(Reuters) - PepsiCo Inc’s (PEP.O) better-than-expected quarterly results on Tuesday pointed to signs of a gradual recovery in its struggling soda business as the company doubled down on efforts to promote colas, setting shares up for their best day in seven years.
The company’s North America beverages sales fell 0.9 percent - its smallest drop in four quarters - as the company went “toe-to-toe” with rival Coca-Cola in marketing and pricing and launched a campaign to revive soda sales.
Chief Executive Officer Indra Nooyi has been trying to popularize the company’s trademark colas amid intense competition from Coca-Cola Co (KO.N) and as consumers opt for healthier drinks.
Demand for its zero sugar Pepsi and diet Pepsi were “flying off the shelves,” Nooyi said in a post earnings call with analysts.
“Every part of our business in North American Beverages is showing sequential improvement,” Nooyi said. “As we go into the third quarter, we feel good about the trend rate.”
PepsiCo’s net revenue rose 2.4 percent to $16.09 billion, of which $5.19 billion came from its beverage business and beat Wall Street expectations.
“There were some concerns the sales were going to be lackluster and instead we saw some solid improvements,” Edward Jones analyst Brittany Weissman said.
“(PepsiCo) did seem like that they are starting to see some sort of inflection point in the (beverages) results.”
Sales at Frito-Lay North America, its biggest business, grew for the second straight quarter, rising 4.3 percent on the back of higher sales of its newly launched products Doritos Blaze and Ruffles Mozzarella and Marinara.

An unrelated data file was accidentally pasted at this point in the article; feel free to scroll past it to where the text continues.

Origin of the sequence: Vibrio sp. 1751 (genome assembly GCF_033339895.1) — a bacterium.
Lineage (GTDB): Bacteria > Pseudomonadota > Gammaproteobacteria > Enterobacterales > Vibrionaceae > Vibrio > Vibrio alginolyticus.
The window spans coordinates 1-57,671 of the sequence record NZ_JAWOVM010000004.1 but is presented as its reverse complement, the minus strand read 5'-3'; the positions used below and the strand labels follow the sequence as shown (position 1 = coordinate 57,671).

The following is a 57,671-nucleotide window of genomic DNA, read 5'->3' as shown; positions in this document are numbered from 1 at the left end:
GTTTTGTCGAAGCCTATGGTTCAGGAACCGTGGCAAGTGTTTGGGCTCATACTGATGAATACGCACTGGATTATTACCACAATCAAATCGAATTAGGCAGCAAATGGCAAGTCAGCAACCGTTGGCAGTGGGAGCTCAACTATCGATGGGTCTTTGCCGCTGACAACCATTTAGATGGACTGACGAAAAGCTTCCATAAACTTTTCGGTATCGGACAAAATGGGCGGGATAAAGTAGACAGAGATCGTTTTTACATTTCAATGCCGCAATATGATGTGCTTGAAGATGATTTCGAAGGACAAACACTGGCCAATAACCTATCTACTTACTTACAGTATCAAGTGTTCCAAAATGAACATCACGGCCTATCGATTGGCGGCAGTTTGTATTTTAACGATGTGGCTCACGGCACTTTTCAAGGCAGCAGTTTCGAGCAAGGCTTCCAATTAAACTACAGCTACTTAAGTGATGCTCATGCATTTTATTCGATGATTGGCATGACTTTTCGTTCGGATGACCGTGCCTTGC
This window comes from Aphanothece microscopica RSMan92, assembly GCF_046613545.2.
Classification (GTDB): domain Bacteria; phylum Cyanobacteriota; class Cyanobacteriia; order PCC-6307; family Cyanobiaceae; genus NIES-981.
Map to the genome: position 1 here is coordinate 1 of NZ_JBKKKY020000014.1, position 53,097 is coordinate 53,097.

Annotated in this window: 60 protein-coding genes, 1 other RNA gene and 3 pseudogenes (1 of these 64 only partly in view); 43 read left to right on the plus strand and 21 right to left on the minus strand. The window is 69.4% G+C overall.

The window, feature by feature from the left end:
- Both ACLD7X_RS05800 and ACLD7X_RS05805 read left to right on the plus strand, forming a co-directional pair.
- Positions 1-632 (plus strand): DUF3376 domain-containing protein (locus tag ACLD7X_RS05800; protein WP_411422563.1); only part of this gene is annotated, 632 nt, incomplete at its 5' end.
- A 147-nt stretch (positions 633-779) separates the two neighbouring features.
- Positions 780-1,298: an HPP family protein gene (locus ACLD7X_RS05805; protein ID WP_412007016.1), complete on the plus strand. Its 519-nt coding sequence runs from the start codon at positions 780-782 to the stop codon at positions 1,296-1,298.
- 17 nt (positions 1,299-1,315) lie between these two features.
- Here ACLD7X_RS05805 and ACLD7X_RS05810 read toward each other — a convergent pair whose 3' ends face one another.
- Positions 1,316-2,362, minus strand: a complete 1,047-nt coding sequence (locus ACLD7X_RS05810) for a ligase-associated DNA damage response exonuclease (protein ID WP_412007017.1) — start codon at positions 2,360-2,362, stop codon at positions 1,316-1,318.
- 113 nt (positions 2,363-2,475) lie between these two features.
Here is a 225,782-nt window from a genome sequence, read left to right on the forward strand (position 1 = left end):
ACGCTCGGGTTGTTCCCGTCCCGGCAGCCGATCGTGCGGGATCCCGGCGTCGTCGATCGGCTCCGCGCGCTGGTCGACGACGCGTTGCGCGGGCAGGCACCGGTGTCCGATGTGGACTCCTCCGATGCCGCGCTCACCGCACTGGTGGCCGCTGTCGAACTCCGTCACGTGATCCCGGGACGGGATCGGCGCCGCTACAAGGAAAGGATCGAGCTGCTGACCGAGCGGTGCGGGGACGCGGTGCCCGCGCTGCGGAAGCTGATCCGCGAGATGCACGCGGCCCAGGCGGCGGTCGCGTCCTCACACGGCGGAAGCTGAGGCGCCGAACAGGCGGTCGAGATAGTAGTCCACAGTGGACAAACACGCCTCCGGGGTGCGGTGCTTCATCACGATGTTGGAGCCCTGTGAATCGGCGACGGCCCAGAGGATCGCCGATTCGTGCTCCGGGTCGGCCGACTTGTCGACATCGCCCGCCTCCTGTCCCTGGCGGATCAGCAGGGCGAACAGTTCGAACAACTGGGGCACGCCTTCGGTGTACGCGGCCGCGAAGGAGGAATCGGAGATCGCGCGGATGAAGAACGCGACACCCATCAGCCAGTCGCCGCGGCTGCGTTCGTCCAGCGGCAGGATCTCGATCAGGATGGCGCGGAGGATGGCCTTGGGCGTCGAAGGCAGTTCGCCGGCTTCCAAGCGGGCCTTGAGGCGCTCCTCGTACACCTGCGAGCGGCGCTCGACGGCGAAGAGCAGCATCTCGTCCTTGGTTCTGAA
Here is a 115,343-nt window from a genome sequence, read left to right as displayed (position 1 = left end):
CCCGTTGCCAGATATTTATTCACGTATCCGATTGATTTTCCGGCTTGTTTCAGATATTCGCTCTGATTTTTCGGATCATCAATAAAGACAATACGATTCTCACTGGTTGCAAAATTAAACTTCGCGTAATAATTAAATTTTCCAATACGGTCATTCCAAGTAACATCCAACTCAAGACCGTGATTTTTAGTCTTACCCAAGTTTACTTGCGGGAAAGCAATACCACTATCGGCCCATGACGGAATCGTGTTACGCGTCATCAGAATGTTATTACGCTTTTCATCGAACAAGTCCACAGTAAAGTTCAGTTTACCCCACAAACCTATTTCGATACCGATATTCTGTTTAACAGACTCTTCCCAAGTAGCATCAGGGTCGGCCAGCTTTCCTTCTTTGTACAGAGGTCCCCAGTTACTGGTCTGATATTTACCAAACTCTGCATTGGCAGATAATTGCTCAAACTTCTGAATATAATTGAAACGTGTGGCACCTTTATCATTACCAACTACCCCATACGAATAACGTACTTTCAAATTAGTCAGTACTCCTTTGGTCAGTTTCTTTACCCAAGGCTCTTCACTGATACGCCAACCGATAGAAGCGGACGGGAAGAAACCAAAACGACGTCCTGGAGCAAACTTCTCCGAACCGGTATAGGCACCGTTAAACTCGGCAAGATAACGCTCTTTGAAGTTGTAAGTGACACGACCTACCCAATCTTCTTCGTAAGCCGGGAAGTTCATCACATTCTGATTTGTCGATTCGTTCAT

The company has been ramping up its snacks offering to overcome its sluggish beverage sales by introducing products with new flavours, healthier preparation methods and attractive packaging.
Pepsi’s overseas markets also grew with organic revenue rising 7 percent in Europe Sub-Saharan Africa and 6 percent in Asia, Middle East & North Africa.
Net income attributable to the company fell about 14 percent to $1.82 billion, in the second quarter ended June 16, mainly due to higher costs for transportation and raw materials.
To offset these impacts, Pepsi cut costs across the board and refranchised its Thailand beverage operations.
Excluding items, Pepsi earned $1.61 per share, topping analysts’ estimate of $1.52 per share, according to Thomson Reuters I/B/E/S.
Pepsi also played down the impact of tariffs imposed by the United States on aluminium imports, saying it so far was “immaterial”.
Shares of the company were up 3.7 percent at $111.78 in morning trading.
Reporting by Aishwarya Venugopal in Bengaluru; Editing by Sweta Singh and Arun Koyyur